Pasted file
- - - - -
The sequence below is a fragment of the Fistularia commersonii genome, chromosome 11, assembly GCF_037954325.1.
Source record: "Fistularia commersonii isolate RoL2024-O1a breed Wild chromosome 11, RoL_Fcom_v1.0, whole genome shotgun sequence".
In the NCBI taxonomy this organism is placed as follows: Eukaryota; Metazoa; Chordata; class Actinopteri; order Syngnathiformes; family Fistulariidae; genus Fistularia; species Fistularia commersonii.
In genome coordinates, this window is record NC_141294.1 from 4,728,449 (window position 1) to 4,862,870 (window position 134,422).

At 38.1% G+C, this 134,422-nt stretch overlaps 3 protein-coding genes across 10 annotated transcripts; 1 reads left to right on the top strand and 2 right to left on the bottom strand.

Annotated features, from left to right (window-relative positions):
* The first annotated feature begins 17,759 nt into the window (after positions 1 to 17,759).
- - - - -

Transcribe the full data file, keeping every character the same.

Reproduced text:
The sequence below is a fragment of the Fistularia commersonii genome, chromosome 11, assembly GCF_037954325.1.
Source record: "Fistularia commersonii isolate RoL2024-O1a breed Wild chromosome 11, RoL_Fcom_v1.0, whole genome shotgun sequence".
In the NCBI taxonomy this organism is placed as follows: Eukaryota; Metazoa; Chordata; class Actinopteri; order Syngnathiformes; family Fistulariidae; genus Fistularia; species Fistularia commersonii.
In genome coordinates, this window is record NC_141294.1 from 4,728,449 (window position 1) to 4,862,870 (window position 134,422).

At 38.1% G+C, this 134,422-nt stretch overlaps 3 protein-coding genes across 10 annotated transcripts; 1 reads left to right on the top strand and 2 right to left on the bottom strand.

Annotated features, from left to right (window-relative positions):
* The first annotated feature begins 17,759 nt into the window (after positions 1 to 17,759).